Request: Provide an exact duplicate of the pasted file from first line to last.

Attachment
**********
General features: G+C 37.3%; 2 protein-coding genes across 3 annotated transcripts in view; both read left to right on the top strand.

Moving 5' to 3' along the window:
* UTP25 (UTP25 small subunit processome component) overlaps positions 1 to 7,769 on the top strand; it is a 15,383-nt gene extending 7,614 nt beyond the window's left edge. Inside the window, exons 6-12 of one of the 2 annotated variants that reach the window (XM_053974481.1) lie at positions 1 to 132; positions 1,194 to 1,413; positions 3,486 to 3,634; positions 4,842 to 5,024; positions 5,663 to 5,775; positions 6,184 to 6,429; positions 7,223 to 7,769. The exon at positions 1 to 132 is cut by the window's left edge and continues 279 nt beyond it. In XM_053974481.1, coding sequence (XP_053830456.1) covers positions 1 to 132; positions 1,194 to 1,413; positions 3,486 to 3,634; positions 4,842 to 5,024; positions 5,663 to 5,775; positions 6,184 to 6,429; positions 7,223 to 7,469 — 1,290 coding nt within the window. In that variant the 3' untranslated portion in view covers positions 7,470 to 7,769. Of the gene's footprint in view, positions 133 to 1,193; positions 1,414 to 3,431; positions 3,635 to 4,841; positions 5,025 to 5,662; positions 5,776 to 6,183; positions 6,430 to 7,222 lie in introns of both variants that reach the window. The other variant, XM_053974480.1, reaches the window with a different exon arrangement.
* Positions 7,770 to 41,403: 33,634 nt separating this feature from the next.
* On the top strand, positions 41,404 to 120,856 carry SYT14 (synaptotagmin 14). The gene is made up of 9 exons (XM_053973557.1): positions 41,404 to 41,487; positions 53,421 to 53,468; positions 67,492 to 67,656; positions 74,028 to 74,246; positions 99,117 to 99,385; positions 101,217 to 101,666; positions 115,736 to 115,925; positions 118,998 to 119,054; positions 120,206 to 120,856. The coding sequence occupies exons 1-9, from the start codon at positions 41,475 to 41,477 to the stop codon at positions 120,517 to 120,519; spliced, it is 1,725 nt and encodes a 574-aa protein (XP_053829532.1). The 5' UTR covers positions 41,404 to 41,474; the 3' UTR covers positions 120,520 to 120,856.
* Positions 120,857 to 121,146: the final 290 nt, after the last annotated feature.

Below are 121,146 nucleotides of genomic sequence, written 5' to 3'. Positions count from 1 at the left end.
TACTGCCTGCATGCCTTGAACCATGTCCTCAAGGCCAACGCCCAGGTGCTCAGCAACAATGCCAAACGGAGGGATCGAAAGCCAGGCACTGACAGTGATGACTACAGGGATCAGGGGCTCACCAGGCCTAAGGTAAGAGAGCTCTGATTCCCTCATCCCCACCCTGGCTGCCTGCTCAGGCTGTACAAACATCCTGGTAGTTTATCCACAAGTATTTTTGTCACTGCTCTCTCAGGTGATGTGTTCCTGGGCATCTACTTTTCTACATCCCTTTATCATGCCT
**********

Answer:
General features: G+C 37.3%; 2 protein-coding genes across 3 annotated transcripts in view; both read left to right on the top strand.

Moving 5' to 3' along the window:
* UTP25 (UTP25 small subunit processome component) overlaps positions 1 to 7,769 on the top strand; it is a 15,383-nt gene extending 7,614 nt beyond the window's left edge. Inside the window, exons 6-12 of one of the 2 annotated variants that reach the window (XM_053974481.1) lie at positions 1 to 132; positions 1,194 to 1,413; positions 3,486 to 3,634; positions 4,842 to 5,024; positions 5,663 to 5,775; positions 6,184 to 6,429; positions 7,223 to 7,769. The exon at positions 1 to 132 is cut by the window's left edge and continues 279 nt beyond it. In XM_053974481.1, coding sequence (XP_053830456.1) covers positions 1 to 132; positions 1,194 to 1,413; positions 3,486 to 3,634; positions 4,842 to 5,024; positions 5,663 to 5,775; positions 6,184 to 6,429; positions 7,223 to 7,469 — 1,290 coding nt within the window. In that variant the 3' untranslated portion in view covers positions 7,470 to 7,769. Of the gene's footprint in view, positions 133 to 1,193; positions 1,414 to 3,431; positions 3,635 to 4,841; positions 5,025 to 5,662; positions 5,776 to 6,183; positions 6,430 to 7,222 lie in introns of both variants that reach the window. The other variant, XM_053974480.1, reaches the window with a different exon arrangement.
* Positions 7,770 to 41,403: 33,634 nt separating this feature from the next.
* On the top strand, positions 41,404 to 120,856 carry SYT14 (synaptotagmin 14). The gene is made up of 9 exons (XM_053973557.1): positions 41,404 to 41,487; positions 53,421 to 53,468; positions 67,492 to 67,656; positions 74,028 to 74,246; positions 99,117 to 99,385; positions 101,217 to 101,666; positions 115,736 to 115,925; positions 118,998 to 119,054; positions 120,206 to 120,856. The coding sequence occupies exons 1-9, from the start codon at positions 41,475 to 41,477 to the stop codon at positions 120,517 to 120,519; spliced, it is 1,725 nt and encodes a 574-aa protein (XP_053829532.1). The 5' UTR covers positions 41,404 to 41,474; the 3' UTR covers positions 120,520 to 120,856.
* Positions 120,857 to 121,146: the final 290 nt, after the last annotated feature.

Below are 121,146 nucleotides of genomic sequence, written 5' to 3'. Positions count from 1 at the left end.
TACTGCCTGCATGCCTTGAACCATGTCCTCAAGGCCAACGCCCAGGTGCTCAGCAACAATGCCAAACGGAGGGATCGAAAGCCAGGCACTGACAGTGATGACTACAGGGATCAGGGGCTCACCAGGCCTAAGGTAAGAGAGCTCTGATTCCCTCATCCCCACCCTGGCTGCCTGCTCAGGCTGTACAAACATCCTGGTAGTTTATCCACAAGTATTTTTGTCACTGCTCTCTCAGGTGATGTGTTCCTGGGCATCTACTTTTCTACATCCCTTTATCATGCCT